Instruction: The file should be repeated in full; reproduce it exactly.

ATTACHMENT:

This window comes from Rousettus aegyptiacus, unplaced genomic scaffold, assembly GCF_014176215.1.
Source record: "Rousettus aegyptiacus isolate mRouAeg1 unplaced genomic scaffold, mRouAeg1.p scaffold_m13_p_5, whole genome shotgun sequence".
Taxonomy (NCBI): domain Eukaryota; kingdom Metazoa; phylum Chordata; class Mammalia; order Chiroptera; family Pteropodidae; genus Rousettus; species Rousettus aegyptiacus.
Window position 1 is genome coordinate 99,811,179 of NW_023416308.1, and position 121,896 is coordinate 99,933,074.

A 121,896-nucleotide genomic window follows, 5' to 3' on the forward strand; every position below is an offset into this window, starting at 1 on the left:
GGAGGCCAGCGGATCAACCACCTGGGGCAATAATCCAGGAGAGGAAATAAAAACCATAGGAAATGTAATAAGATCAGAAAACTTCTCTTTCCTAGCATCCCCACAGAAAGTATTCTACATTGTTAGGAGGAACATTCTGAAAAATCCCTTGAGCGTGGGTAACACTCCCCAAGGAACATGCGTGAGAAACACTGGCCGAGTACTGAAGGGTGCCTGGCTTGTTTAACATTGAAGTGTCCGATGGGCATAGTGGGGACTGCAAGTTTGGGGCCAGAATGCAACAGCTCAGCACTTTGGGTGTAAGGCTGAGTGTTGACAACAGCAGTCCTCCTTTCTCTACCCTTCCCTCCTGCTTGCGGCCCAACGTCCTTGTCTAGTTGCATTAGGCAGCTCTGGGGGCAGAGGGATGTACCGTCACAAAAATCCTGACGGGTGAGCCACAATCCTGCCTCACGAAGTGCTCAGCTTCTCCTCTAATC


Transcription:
This window comes from Rousettus aegyptiacus, unplaced genomic scaffold, assembly GCF_014176215.1.
Source record: "Rousettus aegyptiacus isolate mRouAeg1 unplaced genomic scaffold, mRouAeg1.p scaffold_m13_p_5, whole genome shotgun sequence".
Taxonomy (NCBI): domain Eukaryota; kingdom Metazoa; phylum Chordata; class Mammalia; order Chiroptera; family Pteropodidae; genus Rousettus; species Rousettus aegyptiacus.
Window position 1 is genome coordinate 99,811,179 of NW_023416308.1, and position 121,896 is coordinate 99,933,074.

A 121,896-nucleotide genomic window follows, 5' to 3' on the forward strand; every position below is an offset into this window, starting at 1 on the left:
GGAGGCCAGCGGATCAACCACCTGGGGCAATAATCCAGGAGAGGAAATAAAAACCATAGGAAATGTAATAAGATCAGAAAACTTCTCTTTCCTAGCATCCCCACAGAAAGTATTCTACATTGTTAGGAGGAACATTCTGAAAAATCCCTTGAGCGTGGGTAACACTCCCCAAGGAACATGCGTGAGAAACACTGGCCGAGTACTGAAGGGTGCCTGGCTTGTTTAACATTGAAGTGTCCGATGGGCATAGTGGGGACTGCAAGTTTGGGGCCAGAATGCAACAGCTCAGCACTTTGGGTGTAAGGCTGAGTGTTGACAACAGCAGTCCTCCTTTCTCTACCCTTCCCTCCTGCTTGCGGCCCAACGTCCTTGTCTAGTTGCATTAGGCAGCTCTGGGGGCAGAGGGATGTACCGTCACAAAAATCCTGACGGGTGAGCCACAATCCTGCCTCACGAAGTGCTCAGCTTCTCCTCTAATC